As for investment well there is nothing profitable unless you have a monopoly or near monopoly which is why the private sector is profiteering and cash-hoarding. You seem to be suggesting that the government borrow money from these people to build crappy infrastructure such as HS2 to the benefit of these same people leaving the state even harder up. We’ve got enough, probably too much, infrastructure in terms of quantity we need to improve its quality – green it up, gear it to human needs instead of the needs of profit, modernise it. But if you decide to go ahead with rubbish infrastructure white elephants like this then at least get the money from the corporations that will benefit. It is no wonder that Labour are losing the argument over economic competence. This is a recipe for rampant inflation.

It hardly matters if Miliband has a plan so cunning you could put a tail on it and call it a weasel, while he lets the Tories and the right wing press set the agenda, while he fills the shadow cabinet with right wingers, idlers and incompetents, while he cannot muzzle Progress or Unite, while he will not, cannot or dare not oppose the unprecedented malignance and corruption of this government, then he will remain a pointless twerp in the eyes of potential voters.

But if you decide to go ahead with rubbish infrastructure white elephants like this then at least get the money from the corporations that will benefit.

This sort of battle can actually be witnessed in microcosm every year around autumn time, roundabout when it comes time to figure out who’s going to pay for Christmas decorations down the high street.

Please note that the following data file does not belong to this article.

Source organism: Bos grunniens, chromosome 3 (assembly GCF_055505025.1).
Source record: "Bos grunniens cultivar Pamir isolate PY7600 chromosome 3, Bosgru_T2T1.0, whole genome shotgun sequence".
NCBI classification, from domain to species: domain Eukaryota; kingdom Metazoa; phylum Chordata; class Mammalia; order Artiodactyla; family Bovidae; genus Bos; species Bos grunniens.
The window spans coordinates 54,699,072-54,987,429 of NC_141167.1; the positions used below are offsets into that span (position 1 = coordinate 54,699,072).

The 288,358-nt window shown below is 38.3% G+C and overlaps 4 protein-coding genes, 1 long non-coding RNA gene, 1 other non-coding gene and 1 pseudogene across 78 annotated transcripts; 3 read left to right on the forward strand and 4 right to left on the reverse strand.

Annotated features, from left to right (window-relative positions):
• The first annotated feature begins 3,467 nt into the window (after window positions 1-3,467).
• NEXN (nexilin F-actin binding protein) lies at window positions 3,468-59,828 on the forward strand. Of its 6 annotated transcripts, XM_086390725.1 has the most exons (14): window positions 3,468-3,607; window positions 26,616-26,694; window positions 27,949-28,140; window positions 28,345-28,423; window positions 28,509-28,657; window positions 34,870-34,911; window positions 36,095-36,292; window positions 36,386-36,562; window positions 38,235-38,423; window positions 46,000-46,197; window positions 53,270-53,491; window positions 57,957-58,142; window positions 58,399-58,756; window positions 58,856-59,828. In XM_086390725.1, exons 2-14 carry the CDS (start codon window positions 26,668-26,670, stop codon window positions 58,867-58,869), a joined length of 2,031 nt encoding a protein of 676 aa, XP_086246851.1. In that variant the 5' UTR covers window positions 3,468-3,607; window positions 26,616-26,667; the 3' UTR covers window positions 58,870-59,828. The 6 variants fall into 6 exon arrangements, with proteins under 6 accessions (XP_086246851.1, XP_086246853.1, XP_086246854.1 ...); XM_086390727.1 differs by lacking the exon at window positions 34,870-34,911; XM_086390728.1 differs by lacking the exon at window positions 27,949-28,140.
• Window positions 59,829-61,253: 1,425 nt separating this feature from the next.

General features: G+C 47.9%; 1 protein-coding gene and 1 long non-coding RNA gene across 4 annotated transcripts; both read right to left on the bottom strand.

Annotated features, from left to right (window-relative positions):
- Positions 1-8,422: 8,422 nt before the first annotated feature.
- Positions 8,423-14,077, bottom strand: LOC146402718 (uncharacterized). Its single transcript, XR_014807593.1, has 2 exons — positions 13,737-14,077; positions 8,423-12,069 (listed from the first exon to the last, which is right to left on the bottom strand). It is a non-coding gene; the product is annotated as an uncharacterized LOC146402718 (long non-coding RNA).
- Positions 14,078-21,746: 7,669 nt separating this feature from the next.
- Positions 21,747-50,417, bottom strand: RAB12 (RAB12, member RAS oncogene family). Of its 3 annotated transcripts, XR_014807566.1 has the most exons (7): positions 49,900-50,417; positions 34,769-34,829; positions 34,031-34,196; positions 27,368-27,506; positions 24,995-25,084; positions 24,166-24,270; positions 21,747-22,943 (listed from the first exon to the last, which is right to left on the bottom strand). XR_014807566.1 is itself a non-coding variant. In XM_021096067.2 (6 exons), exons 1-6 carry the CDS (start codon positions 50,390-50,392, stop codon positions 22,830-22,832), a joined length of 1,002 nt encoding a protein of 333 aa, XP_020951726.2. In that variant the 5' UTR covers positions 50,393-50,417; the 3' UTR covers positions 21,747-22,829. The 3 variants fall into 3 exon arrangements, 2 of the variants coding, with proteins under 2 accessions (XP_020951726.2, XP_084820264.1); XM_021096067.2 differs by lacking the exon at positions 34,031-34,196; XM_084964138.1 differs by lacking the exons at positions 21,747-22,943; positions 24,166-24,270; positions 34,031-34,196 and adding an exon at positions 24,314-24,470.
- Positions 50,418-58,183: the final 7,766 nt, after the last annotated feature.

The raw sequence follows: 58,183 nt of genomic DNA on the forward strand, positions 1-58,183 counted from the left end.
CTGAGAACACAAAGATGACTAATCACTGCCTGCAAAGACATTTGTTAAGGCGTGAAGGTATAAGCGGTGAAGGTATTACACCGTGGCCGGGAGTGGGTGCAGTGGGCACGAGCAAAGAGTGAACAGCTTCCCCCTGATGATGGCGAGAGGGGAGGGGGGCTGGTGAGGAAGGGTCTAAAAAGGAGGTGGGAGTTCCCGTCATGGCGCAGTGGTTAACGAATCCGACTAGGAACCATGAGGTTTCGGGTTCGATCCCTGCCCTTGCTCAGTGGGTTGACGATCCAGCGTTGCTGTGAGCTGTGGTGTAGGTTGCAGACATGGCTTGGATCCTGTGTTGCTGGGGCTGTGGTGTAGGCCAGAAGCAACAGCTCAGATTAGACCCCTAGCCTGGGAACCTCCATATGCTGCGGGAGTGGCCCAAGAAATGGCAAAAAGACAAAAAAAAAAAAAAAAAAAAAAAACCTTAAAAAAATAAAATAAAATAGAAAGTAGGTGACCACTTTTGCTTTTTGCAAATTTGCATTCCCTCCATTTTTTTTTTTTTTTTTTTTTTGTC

If we’re going to try cost/benefit analysis, we must be careful not to put the cart before the horse. It’s very easy to see through a fiddled analysis as we all know, so the analysis must be rigorous and we need to show which policies do not pass.

Let’s briefly analyse a recent by-election to see if Labour is on course.

Ynys Mon/Anglesey – welsh assembly election. Triggered by Plaid’s Ieuen Wyn Jones standing down.

This was a chance for Welsh Labour to obtain a majority in the assembly for the first time in years, and objectively the prospects of them doing this were good – they already hold the seat at Westminster with a reasonable majority, and the incumbant assembly member (who had built up a personal vote) was standing down. Furthermore, Plaid have been divided on the issue of nuclear power for years – and the prospect of a new nuclear power station on the island creating 6000 jobs should have been a key selling point for labour. With no other elections in Wales for the rest of the year, and the obvious prize of a majority at stake, you would have expected Labour to throw everything at it.